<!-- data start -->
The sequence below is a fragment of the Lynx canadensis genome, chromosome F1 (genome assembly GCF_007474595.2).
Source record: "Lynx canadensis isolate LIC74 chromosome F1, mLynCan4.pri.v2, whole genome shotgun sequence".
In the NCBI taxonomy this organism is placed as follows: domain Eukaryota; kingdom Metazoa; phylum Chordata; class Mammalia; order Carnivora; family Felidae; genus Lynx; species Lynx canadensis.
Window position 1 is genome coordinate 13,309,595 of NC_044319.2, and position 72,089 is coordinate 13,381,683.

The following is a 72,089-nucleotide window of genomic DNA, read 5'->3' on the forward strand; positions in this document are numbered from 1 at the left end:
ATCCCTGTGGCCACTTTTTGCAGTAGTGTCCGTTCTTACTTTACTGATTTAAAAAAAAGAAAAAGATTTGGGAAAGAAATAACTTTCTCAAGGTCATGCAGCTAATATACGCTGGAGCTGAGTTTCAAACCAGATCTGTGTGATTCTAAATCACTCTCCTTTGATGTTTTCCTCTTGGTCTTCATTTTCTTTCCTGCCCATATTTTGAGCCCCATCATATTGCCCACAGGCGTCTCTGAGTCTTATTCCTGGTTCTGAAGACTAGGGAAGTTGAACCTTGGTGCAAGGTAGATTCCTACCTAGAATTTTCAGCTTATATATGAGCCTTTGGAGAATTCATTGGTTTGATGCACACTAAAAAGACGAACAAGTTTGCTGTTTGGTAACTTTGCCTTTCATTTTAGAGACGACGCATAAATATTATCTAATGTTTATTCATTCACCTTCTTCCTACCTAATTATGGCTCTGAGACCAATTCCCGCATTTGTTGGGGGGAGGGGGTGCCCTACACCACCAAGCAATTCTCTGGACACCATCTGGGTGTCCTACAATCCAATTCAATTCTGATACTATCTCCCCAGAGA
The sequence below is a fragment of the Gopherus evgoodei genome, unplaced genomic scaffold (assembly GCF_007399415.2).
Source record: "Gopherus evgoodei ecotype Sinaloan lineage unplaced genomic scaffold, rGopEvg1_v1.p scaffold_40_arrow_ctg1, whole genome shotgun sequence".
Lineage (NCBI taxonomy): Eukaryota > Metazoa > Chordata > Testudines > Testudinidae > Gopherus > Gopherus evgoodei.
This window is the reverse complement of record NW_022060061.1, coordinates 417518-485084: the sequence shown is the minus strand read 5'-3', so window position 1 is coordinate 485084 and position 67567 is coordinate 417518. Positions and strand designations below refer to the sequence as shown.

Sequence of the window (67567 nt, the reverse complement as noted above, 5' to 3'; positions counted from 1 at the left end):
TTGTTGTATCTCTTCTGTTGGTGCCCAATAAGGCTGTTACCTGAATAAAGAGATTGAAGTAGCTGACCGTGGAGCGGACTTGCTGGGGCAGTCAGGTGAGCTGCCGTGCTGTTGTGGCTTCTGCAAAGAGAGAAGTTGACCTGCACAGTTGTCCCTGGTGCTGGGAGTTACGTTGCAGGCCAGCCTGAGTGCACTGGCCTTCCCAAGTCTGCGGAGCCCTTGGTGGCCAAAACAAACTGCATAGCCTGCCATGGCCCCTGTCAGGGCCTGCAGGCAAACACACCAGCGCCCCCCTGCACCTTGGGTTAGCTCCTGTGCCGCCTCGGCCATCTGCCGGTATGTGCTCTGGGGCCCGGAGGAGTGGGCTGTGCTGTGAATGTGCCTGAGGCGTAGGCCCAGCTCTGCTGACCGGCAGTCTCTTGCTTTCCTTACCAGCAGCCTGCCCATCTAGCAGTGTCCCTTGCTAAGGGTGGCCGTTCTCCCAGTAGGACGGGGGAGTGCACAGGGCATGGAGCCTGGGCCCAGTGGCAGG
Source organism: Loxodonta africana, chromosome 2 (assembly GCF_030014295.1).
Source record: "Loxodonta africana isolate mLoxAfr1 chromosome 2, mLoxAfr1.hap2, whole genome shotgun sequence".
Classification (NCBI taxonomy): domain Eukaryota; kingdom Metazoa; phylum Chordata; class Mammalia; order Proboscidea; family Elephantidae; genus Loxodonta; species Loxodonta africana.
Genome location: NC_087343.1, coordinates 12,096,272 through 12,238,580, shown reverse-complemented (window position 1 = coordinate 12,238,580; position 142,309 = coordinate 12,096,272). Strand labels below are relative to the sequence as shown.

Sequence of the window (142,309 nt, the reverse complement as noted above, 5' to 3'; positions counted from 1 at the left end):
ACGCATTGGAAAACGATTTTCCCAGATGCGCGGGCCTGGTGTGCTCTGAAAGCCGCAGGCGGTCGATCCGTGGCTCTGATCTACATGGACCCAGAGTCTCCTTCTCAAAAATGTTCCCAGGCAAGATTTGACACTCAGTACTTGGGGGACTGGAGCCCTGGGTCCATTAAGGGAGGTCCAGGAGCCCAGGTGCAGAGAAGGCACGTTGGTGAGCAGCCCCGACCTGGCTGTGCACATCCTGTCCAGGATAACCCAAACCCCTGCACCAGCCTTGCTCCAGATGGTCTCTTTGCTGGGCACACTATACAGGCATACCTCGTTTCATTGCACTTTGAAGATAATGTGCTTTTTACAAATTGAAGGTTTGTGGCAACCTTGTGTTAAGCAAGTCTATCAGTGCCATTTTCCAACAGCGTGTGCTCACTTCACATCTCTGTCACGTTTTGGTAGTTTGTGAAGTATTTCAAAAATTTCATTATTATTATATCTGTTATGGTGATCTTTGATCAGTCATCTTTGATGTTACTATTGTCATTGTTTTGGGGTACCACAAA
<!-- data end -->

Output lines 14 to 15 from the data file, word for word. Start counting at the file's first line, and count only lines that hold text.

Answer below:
Source record: "Loxodonta africana isolate mLoxAfr1 chromosome 2, mLoxAfr1.hap2, whole genome shotgun sequence".
Classification (NCBI taxonomy): domain Eukaryota; kingdom Metazoa; phylum Chordata; class Mammalia; order Proboscidea; family Elephantidae; genus Loxodonta; species Loxodonta africana.